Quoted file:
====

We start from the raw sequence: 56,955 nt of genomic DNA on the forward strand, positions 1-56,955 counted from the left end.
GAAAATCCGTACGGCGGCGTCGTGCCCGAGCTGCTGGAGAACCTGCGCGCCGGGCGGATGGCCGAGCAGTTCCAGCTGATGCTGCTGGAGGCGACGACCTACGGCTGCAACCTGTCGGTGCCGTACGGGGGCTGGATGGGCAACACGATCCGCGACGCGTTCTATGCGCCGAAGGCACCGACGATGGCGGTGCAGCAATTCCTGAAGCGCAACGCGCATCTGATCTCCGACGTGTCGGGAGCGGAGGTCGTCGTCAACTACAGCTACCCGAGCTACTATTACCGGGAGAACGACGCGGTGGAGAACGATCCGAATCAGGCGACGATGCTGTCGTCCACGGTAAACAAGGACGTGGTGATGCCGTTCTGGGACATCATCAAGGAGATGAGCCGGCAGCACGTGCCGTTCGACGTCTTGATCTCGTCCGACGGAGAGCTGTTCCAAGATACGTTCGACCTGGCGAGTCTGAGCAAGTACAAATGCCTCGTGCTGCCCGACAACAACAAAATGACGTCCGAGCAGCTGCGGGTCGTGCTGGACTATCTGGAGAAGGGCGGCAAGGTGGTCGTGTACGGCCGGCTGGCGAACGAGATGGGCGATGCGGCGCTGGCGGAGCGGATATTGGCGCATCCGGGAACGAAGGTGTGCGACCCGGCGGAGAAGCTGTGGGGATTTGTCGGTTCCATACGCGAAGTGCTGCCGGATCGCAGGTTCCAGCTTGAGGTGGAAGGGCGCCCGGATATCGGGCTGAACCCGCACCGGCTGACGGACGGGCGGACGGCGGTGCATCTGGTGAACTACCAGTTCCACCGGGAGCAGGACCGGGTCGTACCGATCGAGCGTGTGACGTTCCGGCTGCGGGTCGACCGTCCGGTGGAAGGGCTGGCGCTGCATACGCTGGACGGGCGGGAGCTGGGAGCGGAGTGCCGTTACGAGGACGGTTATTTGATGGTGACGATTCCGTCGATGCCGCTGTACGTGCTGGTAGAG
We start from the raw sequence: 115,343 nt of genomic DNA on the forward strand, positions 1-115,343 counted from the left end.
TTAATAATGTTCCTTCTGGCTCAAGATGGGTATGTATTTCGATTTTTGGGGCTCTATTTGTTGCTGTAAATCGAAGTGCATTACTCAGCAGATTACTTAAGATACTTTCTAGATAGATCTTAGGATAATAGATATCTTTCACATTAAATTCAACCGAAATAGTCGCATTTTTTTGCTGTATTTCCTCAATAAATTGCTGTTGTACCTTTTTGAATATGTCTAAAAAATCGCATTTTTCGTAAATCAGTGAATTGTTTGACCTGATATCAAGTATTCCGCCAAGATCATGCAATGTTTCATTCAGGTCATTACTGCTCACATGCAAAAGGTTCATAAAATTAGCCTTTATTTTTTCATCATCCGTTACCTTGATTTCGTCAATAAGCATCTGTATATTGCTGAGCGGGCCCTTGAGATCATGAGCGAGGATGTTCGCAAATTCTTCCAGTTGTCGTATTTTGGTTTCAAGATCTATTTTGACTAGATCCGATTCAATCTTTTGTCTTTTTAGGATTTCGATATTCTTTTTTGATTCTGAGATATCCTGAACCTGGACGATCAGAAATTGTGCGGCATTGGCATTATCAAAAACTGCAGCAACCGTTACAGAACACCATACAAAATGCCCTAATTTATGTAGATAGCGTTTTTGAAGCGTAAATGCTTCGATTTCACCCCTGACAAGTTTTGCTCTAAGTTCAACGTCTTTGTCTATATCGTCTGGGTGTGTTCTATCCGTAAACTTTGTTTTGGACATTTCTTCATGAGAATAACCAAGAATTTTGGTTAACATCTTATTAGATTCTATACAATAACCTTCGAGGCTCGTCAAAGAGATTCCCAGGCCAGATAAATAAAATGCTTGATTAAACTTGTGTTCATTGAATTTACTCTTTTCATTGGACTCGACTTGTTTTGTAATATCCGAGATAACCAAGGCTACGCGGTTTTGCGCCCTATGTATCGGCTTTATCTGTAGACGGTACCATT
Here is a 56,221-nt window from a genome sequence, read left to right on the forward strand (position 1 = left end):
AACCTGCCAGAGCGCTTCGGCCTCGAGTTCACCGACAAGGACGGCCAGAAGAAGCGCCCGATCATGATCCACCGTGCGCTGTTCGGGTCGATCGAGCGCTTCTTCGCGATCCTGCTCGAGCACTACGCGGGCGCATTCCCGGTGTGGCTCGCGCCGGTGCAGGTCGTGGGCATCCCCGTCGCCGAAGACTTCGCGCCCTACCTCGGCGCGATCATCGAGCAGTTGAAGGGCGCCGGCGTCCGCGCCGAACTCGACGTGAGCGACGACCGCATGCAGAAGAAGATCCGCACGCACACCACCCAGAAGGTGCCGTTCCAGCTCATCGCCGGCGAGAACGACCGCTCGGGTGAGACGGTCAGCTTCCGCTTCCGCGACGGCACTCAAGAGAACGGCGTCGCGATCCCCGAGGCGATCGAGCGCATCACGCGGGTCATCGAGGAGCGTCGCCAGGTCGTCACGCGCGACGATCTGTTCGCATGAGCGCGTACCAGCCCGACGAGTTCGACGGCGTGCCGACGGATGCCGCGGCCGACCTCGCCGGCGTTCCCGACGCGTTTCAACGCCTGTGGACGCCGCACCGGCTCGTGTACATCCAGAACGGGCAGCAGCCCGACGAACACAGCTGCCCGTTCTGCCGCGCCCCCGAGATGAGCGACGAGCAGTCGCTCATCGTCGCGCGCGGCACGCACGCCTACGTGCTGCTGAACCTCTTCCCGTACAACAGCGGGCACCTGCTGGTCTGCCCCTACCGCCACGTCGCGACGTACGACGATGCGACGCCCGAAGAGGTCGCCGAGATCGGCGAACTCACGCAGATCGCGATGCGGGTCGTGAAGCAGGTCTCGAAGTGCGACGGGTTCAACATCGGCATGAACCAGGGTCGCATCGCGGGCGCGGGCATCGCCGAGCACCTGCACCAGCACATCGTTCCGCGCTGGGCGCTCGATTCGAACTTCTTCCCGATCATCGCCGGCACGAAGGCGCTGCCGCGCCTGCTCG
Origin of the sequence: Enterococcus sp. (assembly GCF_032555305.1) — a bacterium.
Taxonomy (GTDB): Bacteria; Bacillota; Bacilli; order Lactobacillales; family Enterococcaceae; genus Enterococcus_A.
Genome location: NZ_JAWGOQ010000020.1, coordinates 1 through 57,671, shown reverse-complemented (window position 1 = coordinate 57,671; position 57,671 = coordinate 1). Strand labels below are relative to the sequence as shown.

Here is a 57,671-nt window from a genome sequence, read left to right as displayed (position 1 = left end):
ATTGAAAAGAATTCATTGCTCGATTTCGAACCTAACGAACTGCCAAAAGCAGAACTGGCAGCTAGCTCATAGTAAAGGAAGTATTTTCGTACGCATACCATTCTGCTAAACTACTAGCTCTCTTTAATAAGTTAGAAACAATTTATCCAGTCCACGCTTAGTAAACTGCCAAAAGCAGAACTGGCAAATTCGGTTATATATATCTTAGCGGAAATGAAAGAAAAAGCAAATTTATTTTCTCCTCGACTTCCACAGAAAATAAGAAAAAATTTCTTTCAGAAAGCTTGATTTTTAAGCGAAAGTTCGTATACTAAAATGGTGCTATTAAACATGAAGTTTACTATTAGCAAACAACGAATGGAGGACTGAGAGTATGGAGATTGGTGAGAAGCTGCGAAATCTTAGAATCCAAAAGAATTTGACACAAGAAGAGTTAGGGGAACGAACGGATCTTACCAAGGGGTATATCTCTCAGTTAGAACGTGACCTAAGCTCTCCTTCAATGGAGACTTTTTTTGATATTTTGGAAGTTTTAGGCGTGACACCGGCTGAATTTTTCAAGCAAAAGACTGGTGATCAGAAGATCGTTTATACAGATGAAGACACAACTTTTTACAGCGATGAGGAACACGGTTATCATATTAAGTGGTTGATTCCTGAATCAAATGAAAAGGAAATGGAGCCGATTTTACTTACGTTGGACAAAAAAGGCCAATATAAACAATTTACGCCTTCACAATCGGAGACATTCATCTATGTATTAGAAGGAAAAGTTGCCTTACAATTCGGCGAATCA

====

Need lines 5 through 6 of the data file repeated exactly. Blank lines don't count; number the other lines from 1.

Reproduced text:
Here is a 56,221-nt window from a genome sequence, read left to right on the forward strand (position 1 = left end):
AACCTGCCAGAGCGCTTCGGCCTCGAGTTCACCGACAAGGACGGCCAGAAGAAGCGCCCGATCATGATCCACCGTGCGCTGTTCGGGTCGATCGAGCGCTTCTTCGCGATCCTGCTCGAGCACTACGCGGGCGCATTCCCGGTGTGGCTCGCGCCGGTGCAGGTCGTGGGCATCCCCGTCGCCGAAGACTTCGCGCCCTACCTCGGCGCGATCATCGAGCAGTTGAAGGGCGCCGGCGTCCGCGCCGAACTCGACGTGAGCGACGACCGCATGCAGAAGAAGATCCGCACGCACACCACCCAGAAGGTGCCGTTCCAGCTCATCGCCGGCGAGAACGACCGCTCGGGTGAGACGGTCAGCTTCCGCTTCCGCGACGGCACTCAAGAGAACGGCGTCGCGATCCCCGAGGCGATCGAGCGCATCACGCGGGTCATCGAGGAGCGTCGCCAGGTCGTCACGCGCGACGATCTGTTCGCATGAGCGCGTACCAGCCCGACGAGTTCGACGGCGTGCCGACGGATGCCGCGGCCGACCTCGCCGGCGTTCCCGACGCGTTTCAACGCCTGTGGACGCCGCACCGGCTCGTGTACATCCAGAACGGGCAGCAGCCCGACGAACACAGCTGCCCGTTCTGCCGCGCCCCCGAGATGAGCGACGAGCAGTCGCTCATCGTCGCGCGCGGCACGCACGCCTACGTGCTGCTGAACCTCTTCCCGTACAACAGCGGGCACCTGCTGGTCTGCCCCTACCGCCACGTCGCGACGTACGACGATGCGACGCCCGAAGAGGTCGCCGAGATCGGCGAACTCACGCAGATCGCGATGCGGGTCGTGAAGCAGGTCTCGAAGTGCGACGGGTTCAACATCGGCATGAACCAGGGTCGCATCGCGGGCGCGGGCATCGCCGAGCACCTGCACCAGCACATCGTTCCGCGCTGGGCGCTCGATTCGAACTTCTTCCCGATCATCGCCGGCACGAAGGCGCTGCCGCGCCTGCTCG